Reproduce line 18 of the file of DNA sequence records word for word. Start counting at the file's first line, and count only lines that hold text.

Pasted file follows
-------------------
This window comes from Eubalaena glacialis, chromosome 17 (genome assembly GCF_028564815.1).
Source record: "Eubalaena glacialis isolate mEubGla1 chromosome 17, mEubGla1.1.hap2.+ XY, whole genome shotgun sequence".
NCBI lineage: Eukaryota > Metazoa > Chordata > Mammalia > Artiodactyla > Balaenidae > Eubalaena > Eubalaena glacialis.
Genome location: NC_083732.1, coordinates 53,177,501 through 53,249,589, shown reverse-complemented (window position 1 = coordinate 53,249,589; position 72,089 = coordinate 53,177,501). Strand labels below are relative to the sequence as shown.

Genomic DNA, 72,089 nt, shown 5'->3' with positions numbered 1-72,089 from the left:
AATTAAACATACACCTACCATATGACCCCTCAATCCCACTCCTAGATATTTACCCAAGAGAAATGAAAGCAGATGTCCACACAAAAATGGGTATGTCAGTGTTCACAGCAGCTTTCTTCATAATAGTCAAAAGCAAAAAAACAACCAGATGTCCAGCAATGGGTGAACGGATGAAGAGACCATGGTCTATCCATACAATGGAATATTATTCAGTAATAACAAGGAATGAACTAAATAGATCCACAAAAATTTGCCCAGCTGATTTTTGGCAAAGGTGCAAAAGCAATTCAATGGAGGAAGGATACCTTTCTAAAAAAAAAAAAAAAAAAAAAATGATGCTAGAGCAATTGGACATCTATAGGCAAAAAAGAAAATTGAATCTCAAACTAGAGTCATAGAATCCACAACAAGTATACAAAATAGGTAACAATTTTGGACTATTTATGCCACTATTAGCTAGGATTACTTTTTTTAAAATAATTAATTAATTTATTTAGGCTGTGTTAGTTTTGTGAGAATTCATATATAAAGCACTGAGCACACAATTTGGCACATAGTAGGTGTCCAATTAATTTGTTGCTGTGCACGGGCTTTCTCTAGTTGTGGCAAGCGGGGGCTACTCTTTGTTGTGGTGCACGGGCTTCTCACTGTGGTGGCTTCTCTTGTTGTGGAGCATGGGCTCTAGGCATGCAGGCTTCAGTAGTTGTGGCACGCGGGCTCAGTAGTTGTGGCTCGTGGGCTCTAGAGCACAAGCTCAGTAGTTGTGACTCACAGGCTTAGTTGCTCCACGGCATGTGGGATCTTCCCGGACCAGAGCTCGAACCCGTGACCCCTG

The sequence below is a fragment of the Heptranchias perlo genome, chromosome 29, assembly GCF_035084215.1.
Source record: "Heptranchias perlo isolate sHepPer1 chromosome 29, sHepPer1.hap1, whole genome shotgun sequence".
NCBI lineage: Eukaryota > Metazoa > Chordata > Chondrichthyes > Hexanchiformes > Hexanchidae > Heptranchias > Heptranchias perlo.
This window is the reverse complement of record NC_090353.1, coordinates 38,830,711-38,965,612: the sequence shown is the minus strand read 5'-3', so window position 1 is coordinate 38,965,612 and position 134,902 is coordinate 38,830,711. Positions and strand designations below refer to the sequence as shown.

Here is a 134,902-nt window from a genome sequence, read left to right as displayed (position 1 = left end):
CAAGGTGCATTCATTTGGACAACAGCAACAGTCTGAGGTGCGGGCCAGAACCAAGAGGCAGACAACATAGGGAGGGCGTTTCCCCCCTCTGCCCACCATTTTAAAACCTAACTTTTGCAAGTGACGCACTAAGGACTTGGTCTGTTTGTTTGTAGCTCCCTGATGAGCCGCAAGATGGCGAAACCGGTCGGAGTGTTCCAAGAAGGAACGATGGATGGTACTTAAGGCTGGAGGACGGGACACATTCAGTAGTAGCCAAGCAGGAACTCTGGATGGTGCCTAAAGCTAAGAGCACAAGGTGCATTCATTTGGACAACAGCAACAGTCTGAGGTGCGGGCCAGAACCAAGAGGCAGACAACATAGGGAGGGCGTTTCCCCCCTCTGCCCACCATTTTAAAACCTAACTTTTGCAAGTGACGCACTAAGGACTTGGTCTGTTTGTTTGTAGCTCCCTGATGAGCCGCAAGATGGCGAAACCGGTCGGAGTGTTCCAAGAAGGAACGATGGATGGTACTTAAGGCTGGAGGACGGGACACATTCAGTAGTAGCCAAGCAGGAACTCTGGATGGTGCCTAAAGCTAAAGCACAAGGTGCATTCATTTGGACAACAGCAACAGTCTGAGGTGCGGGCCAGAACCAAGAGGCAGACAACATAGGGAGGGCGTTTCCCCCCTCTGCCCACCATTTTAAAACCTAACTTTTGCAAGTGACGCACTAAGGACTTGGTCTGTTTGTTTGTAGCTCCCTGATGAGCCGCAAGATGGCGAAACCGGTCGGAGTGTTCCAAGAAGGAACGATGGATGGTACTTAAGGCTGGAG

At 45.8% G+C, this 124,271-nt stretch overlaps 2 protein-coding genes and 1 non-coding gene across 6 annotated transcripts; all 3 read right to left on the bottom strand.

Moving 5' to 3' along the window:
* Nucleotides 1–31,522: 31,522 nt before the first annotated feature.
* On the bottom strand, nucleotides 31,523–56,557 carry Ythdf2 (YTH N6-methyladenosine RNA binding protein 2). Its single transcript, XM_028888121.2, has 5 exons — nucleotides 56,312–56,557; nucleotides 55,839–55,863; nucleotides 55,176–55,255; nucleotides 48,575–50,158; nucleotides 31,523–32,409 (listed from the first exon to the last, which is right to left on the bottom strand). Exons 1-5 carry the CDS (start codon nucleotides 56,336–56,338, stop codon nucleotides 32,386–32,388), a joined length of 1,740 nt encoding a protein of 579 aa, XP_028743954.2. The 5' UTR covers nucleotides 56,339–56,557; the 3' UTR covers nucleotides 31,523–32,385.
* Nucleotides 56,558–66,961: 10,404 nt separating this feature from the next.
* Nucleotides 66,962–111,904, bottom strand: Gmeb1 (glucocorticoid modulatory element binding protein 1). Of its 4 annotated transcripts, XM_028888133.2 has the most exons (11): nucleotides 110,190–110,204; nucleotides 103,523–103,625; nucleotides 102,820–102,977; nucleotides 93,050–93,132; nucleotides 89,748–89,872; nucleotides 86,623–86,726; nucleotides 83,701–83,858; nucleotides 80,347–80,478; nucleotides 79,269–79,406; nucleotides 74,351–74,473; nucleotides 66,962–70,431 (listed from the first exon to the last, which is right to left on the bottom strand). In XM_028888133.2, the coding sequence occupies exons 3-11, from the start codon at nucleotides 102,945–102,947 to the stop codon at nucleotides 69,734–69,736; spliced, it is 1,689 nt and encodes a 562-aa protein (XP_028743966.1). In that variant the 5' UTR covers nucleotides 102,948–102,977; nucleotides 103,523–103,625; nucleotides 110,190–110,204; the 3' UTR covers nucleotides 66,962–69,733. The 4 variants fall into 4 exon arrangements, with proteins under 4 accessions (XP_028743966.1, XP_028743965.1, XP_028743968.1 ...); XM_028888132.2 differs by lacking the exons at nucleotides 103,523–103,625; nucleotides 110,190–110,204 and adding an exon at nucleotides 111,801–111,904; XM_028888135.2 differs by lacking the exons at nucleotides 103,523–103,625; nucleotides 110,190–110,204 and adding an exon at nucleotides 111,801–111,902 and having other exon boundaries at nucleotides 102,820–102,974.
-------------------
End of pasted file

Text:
* Nucleotides 66,962–111,904, bottom strand: Gmeb1 (glucocorticoid modulatory element binding protein 1). Of its 4 annotated transcripts, XM_028888133.2 has the most exons (11): nucleotides 110,190–110,204; nucleotides 103,523–103,625; nucleotides 102,820–102,977; nucleotides 93,050–93,132; nucleotides 89,748–89,872; nucleotides 86,623–86,726; nucleotides 83,701–83,858; nucleotides 80,347–80,478; nucleotides 79,269–79,406; nucleotides 74,351–74,473; nucleotides 66,962–70,431 (listed from the first exon to the last, which is right to left on the bottom strand). In XM_028888133.2, the coding sequence occupies exons 3-11, from the start codon at nucleotides 102,945–102,947 to the stop codon at nucleotides 69,734–69,736; spliced, it is 1,689 nt and encodes a 562-aa protein (XP_028743966.1). In that variant the 5' UTR covers nucleotides 102,948–102,977; nucleotides 103,523–103,625; nucleotides 110,190–110,204; the 3' UTR covers nucleotides 66,962–69,733. The 4 variants fall into 4 exon arrangements, with proteins under 4 accessions (XP_028743966.1, XP_028743965.1, XP_028743968.1 ...); XM_028888132.2 differs by lacking the exons at nucleotides 103,523–103,625; nucleotides 110,190–110,204 and adding an exon at nucleotides 111,801–111,904; XM_028888135.2 differs by lacking the exons at nucleotides 103,523–103,625; nucleotides 110,190–110,204 and adding an exon at nucleotides 111,801–111,902 and having other exon boundaries at nucleotides 102,820–102,974.